The author of the fascinating nonfiction books Blink and The Tipping Point has made me stay up too late again, with his third book, this interesting and well-written exploration of the nature of success. The book looks at the broader societal factors involved in an individual's success, discussing the importance of age, birthplace, social background, opportunity, timing, geography, etc.—and discussing how our society's mythology consistently dismisses, discounts, and ignores these crucial factors in favor of the less demonstrable but more romantic notion of the individual's unique gifts. One of my favorite parts is where Gladwell talks (for a full chapter) about the "Ten Thousand Hour Rule." I wound up quoting this in a speech I gave recently about writing professionally. In the end, if you want to get good enough at something (such as writing) to compete among the best (i.e. get paid money for your books), you've got to put in long hours of practice (ten thousand hours, researchers say) on your craft.


Past Imperfect

by Julian Fellowes



Past Imperfedct


Julian Fellowes is an English character-actor, director, and Academy Award-winning screenwriter (Gosford Park). I previously recommended his first novel here, Snobs. This is his new novel, which I also enjoyed. I particularly recommend the audiobook, which Fellowes himself reads—and being both the author and an experienced actor, he really brings it to life. Fellowes comes from an upper class background (but made the unconventional choice of going into acting), and in this new novel he once again translates the contemporary (and anachronistic) upper class way of life for the reader. In Past Imperfect, the 50-something protagonist re-visits the abandoned people and places of his aristocratic youth in attempt to discover which long-ago debutante's legitimate heir is actually the illegitimate child of a dying billionaire. Although it's more melancholy than Snobs, Fellowes' elegant writing and dry wit make this book another pleasure to be gobbled up.


The Razor's Edge

by W. Somerset Maugham



Razor's Edge



I first read this book when I was fifteen, and I recently read it for the fourth time. As you may gather, it's one of my favorite novels. (Strangely, it's also the only Maugham novel I've ever been able to get through; I've quit all the others in boredom after a few chapters.) The Razor's Edge is the engaging, well-written story of a young man whose complacent, conventional views are shattered by fighting in WWI, and who spends the next twenty years looking for meaning in the world, while remaining in sporadic contact with the money-oriented and social-calendar-obsessed people he knew as a youth. Maugham himself is the point-of-view narrator of the novel, whose characters roam America, Europe, and Asia in the years between the World Wars.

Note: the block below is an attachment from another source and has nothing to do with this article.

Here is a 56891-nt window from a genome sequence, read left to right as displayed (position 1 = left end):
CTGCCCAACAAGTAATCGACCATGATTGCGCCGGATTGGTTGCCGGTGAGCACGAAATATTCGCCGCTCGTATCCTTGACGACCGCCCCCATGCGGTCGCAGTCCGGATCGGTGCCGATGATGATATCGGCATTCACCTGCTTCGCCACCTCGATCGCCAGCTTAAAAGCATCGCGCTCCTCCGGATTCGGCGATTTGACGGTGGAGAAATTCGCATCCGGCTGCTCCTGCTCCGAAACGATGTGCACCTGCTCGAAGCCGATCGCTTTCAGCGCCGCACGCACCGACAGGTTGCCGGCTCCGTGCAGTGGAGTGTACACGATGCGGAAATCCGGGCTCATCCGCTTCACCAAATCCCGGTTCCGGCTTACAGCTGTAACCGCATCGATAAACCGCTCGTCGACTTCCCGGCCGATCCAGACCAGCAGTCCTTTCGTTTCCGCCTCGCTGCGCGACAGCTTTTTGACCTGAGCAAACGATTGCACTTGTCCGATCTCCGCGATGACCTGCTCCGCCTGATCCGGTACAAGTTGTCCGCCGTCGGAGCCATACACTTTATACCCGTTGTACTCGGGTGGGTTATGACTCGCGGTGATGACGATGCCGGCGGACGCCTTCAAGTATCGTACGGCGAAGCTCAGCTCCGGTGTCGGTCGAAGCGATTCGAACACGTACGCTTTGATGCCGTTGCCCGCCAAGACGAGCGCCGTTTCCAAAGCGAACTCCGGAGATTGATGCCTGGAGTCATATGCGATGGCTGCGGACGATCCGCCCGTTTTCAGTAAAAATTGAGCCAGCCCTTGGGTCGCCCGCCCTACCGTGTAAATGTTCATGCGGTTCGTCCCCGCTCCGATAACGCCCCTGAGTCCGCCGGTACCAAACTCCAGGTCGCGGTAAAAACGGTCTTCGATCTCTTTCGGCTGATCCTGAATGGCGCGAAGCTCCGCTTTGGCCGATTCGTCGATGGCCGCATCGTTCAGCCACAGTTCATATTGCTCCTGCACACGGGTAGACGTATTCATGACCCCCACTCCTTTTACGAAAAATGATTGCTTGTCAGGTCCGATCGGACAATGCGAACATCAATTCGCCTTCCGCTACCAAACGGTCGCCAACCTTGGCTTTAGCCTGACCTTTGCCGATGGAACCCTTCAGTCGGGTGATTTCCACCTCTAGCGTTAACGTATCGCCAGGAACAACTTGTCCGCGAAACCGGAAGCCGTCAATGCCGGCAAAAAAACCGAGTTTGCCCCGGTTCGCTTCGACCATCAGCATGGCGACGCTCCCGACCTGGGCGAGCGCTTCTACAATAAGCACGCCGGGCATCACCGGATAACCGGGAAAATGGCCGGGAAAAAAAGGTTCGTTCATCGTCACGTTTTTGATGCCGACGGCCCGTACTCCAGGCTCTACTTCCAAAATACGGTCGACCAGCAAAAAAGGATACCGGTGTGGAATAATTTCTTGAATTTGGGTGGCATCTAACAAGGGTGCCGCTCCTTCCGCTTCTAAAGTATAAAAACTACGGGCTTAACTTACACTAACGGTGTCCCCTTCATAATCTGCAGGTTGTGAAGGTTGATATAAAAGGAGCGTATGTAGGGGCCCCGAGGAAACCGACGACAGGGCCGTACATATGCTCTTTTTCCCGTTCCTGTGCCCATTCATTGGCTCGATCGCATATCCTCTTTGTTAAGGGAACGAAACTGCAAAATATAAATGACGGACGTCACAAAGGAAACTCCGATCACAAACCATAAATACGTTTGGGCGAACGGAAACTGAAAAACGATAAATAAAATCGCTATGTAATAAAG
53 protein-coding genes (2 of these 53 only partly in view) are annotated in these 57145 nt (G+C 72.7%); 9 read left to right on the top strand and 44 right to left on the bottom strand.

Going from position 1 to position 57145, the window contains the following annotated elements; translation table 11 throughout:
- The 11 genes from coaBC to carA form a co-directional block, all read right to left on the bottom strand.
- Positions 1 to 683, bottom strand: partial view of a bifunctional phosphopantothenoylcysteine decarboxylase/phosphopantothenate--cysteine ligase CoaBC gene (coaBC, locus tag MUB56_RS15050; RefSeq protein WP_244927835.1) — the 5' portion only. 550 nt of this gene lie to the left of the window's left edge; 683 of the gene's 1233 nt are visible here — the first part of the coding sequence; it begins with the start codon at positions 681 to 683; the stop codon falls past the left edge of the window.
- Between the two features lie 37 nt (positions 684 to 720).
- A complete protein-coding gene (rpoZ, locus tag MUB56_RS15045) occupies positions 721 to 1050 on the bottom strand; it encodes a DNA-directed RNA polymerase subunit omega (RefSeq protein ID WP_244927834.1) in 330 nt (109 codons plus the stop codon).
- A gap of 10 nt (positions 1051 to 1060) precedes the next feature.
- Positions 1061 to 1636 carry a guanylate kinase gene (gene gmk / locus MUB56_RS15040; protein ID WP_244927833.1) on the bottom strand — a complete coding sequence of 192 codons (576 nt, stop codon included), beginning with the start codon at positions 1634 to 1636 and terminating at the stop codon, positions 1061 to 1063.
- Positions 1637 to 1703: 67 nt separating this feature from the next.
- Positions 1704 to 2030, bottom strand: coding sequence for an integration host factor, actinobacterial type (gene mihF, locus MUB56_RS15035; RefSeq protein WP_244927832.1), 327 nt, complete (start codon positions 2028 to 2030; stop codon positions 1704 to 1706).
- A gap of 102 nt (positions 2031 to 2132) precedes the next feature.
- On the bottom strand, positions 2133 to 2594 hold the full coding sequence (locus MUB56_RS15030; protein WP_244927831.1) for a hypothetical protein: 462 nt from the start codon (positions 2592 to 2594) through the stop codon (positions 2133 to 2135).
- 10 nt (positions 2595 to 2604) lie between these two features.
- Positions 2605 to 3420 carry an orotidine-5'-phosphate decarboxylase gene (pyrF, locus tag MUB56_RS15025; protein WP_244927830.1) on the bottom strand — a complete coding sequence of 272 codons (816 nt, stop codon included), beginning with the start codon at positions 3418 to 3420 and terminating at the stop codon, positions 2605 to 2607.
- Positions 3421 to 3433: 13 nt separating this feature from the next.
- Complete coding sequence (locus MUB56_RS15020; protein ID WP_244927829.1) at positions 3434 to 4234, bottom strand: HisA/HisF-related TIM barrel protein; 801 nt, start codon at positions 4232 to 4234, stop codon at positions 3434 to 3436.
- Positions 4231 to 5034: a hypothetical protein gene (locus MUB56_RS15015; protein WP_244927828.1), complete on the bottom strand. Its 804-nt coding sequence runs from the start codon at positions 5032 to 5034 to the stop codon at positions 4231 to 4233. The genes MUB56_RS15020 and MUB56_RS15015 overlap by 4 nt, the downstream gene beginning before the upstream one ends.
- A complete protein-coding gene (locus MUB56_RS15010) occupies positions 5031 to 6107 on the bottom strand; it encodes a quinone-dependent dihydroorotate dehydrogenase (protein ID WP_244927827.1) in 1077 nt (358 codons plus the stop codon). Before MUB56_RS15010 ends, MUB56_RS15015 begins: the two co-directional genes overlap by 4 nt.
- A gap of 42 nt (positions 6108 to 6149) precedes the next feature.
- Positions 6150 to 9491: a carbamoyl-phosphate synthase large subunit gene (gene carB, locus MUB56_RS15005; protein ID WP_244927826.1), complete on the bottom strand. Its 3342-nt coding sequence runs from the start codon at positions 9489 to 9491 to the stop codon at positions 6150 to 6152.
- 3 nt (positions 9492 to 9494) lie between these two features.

Amazing Grace


This is the story of the English radicals who spent decades working to get the trans-Atlantic slave trade outlawed in Britain (though Americans continued the trade). As dull and worthy as that sounds, it's actually a riveting, absorbing, fast-paced movie with colorful characters, sharp-edged dialogue, and a fair bit of action. The stellar British cast includes Ioan Gruffud, Rufus Sewell, Ciaran Hinds, Michael Gambon, and Albert Finney. A friend of mine who'd previously researched these events for a novel tells me that the film is an accurate account of what happened. And how the Abolitionists actually got their anti-slave-trade legislation passed, after years of trying, is a shrewd lesson in politics, the art of the practical.


Blue Murder

(2003 - 2008)


This excellent British police-procedural series has released four seasons so far (though a "season" in British TV is different than in the US, so there are about 20-24 episodes so far, not 80-100). Set in Manchester, Blue Murder follows the career of a female chief inspector with a mixed-bag of colleagues and a complicated personal life. The mysteries are interesting and well done, but the characters are what really make the show. (And after every episode I watch, I always wind up wondering how many American production companies would do a series about a plump, tough, middle-aged woman running a police division who has four children at home and an occasional love life? Answer: Probably ZERO.)